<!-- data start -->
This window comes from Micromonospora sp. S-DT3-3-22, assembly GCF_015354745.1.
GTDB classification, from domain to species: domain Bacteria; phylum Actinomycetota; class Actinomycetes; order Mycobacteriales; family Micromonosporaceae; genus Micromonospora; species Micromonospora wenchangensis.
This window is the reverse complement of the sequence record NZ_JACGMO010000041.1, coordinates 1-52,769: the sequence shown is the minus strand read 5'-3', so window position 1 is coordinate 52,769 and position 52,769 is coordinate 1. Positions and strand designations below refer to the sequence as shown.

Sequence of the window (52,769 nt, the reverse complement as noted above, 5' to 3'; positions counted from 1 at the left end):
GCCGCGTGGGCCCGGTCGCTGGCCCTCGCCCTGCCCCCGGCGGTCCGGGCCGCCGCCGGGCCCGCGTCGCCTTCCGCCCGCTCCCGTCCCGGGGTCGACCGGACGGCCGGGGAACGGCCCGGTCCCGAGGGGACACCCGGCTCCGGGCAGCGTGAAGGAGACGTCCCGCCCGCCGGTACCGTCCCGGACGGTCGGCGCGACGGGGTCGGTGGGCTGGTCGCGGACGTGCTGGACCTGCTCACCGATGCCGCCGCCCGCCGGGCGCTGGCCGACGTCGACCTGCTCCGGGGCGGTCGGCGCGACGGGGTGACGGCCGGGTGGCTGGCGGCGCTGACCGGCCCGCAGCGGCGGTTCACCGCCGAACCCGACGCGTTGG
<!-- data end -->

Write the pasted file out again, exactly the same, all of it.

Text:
This window comes from Micromonospora sp. S-DT3-3-22, assembly GCF_015354745.1.
GTDB classification, from domain to species: domain Bacteria; phylum Actinomycetota; class Actinomycetes; order Mycobacteriales; family Micromonosporaceae; genus Micromonospora; species Micromonospora wenchangensis.
This window is the reverse complement of the sequence record NZ_JACGMO010000041.1, coordinates 1-52,769: the sequence shown is the minus strand read 5'-3', so window position 1 is coordinate 52,769 and position 52,769 is coordinate 1. Positions and strand designations below refer to the sequence as shown.

Sequence of the window (52,769 nt, the reverse complement as noted above, 5' to 3'; positions counted from 1 at the left end):
GCCGCGTGGGCCCGGTCGCTGGCCCTCGCCCTGCCCCCGGCGGTCCGGGCCGCCGCCGGGCCCGCGTCGCCTTCCGCCCGCTCCCGTCCCGGGGTCGACCGGACGGCCGGGGAACGGCCCGGTCCCGAGGGGACACCCGGCTCCGGGCAGCGTGAAGGAGACGTCCCGCCCGCCGGTACCGTCCCGGACGGTCGGCGCGACGGGGTCGGTGGGCTGGTCGCGGACGTGCTGGACCTGCTCACCGATGCCGCCGCCCGCCGGGCGCTGGCCGACGTCGACCTGCTCCGGGGCGGTCGGCGCGACGGGGTGACGGCCGGGTGGCTGGCGGCGCTGACCGGCCCGCAGCGGCGGTTCACCGCCGAACCCGACGCGTTGG